This page provides a **Katch-McArdle calculator** online, free and without any ads or distractions. This is part of a series of free nutrition tools we provide at NutriAdmin.

Explore the full range of tools on this site! You can bookmark this page and come back anytime you need to calculate nutrition-related values.

Please enter **weight** and **body fat percentage** below to calculate BMR using the **Katch-McArdle Equation**

Looking to calculate TDEE? Check out our TDEE calculator

The **Katch-McArdle equation** is a formula used to estimate **Basal Metabolic Rate (BMR)** by considering an individual's **lean body mass (LBM)**, which is calculated from their body weight and body fat percentage.

Unlike other BMR formulas such as the Harris-Benedict or Mifflin-St Jeor equations, which rely on factors like age, gender, weight, and height, the Katch-McArdle equation focuses specifically on body composition.

By incorporating lean body mass, which represents metabolically active tissue like muscle, the Katch-McArdle equation provides a more personalized estimate of BMR, particularly for individuals with varying levels of muscle mass and body fat. This makes it a valuable tool for those interested in fitness, body composition, and weight management.

A **Katch-McArdle calculator** is a tool that allows you to calculate BMR using the Katch-McArdle formula. It requires you to provide weight and body fat percentage to determine lean body mass and BMR.

This Katch-McArdle calculator uses this formula for BMR:

BMR (kcal/day) = 370 + (21.6 × lean body mass (kg))

Where lean body mass is calculated as:

Lean Body Mass (kg) = Weight (kg) × (1 - Body Fat Percentage)

You can simply enter weight, and body fat percentage in your preferred units in the calculator above to get your result.

This page provides a Katch-McArdle calculator for BMR. BMR should not be confused with TDEE, here is a breakdown of the two and their differences.

- The Katch-McArdle equation estimates BMR by considering an individual's lean body mass (LBM), which is calculated from their weight and body fat percentage.
- This equation provides a more personalized estimate of BMR, especially for individuals with varying levels of muscle mass, as it accounts for the metabolic activity of lean tissue.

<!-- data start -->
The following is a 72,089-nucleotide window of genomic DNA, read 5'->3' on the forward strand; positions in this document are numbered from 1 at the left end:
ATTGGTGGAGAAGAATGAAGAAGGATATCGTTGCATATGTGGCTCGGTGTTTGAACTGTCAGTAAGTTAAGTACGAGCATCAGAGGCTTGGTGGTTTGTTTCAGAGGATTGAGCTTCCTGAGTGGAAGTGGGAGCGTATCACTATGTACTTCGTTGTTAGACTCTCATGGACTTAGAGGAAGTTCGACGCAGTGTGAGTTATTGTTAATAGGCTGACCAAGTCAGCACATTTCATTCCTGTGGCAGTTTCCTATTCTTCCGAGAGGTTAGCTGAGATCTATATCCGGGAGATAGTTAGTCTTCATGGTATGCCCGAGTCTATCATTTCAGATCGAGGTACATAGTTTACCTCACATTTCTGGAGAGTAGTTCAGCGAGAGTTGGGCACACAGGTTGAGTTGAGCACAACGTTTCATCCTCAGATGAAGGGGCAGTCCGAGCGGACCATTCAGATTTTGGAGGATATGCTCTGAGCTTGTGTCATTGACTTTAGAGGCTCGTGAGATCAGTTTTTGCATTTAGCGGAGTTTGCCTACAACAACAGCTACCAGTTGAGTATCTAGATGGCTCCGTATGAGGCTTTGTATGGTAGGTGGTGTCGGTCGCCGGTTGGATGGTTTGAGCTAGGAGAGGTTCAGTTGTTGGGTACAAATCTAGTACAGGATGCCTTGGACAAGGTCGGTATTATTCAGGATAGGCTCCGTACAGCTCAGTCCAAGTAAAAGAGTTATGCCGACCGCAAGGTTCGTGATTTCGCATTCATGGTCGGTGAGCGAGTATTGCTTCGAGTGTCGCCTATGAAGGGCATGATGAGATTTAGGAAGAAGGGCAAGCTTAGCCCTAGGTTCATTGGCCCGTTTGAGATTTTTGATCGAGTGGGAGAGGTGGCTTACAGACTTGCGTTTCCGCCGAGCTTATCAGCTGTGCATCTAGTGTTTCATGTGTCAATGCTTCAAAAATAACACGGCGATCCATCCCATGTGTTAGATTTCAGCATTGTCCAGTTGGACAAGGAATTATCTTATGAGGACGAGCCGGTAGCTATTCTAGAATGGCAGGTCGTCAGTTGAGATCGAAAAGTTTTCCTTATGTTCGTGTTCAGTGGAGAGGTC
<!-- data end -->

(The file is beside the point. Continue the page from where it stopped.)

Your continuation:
- TDEE represents the total amount of energy expended by an individual in a day, including BMR, physical activity, and the thermic effect of food.
- Unlike BMR, which only accounts for resting metabolic rate, TDEE considers all daily activities and metabolic processes, providing a more comprehensive estimate of calorie needs.

In summary, while the Katch-McArdle equation focuses specifically on estimating BMR based on lean body mass, TDEE encompasses all aspects of energy expenditure throughout the day.

Both are important in understanding an individual's energy needs for weight management and fitness goals. BMR serves as a baseline for calorie requirements at rest, while TDEE provides a broader perspective, incorporating activity level and dietary-induced thermogenesis.

Using a Katch-McArdle calculator is a popular alternative to Harris-Benedict for estimating BMR, but it has some limitations/drawbacks:

- The formula relies on accurate measurement of body fat percentage, which may be challenging to obtain with precision.
- It assumes that all weight loss is attributed to a decrease in body fat, which may not always be the case.
- Individuals with atypical body compositions, such as athletes or those with significant muscle mass, may receive inaccurate estimates.
- It does not account for variations in metabolic rate due to factors such as hormonal fluctuations or medical conditions.
- The equation may not be as widely applicable or convenient as other BMR formulas that rely solely on weight and height.

There are alternatives to using a Katch-McArdle calculator. You can estimate BMR with a couple of other formulas:

- Harris-Benedict equation
- Mifflin-St Jeor equation
- Schofield equation
- BMR calculator - comparing all formulas

The alternatives rely on different formulas and may produce slightly different estimates.

You can read about BMR in this Wikipedia article.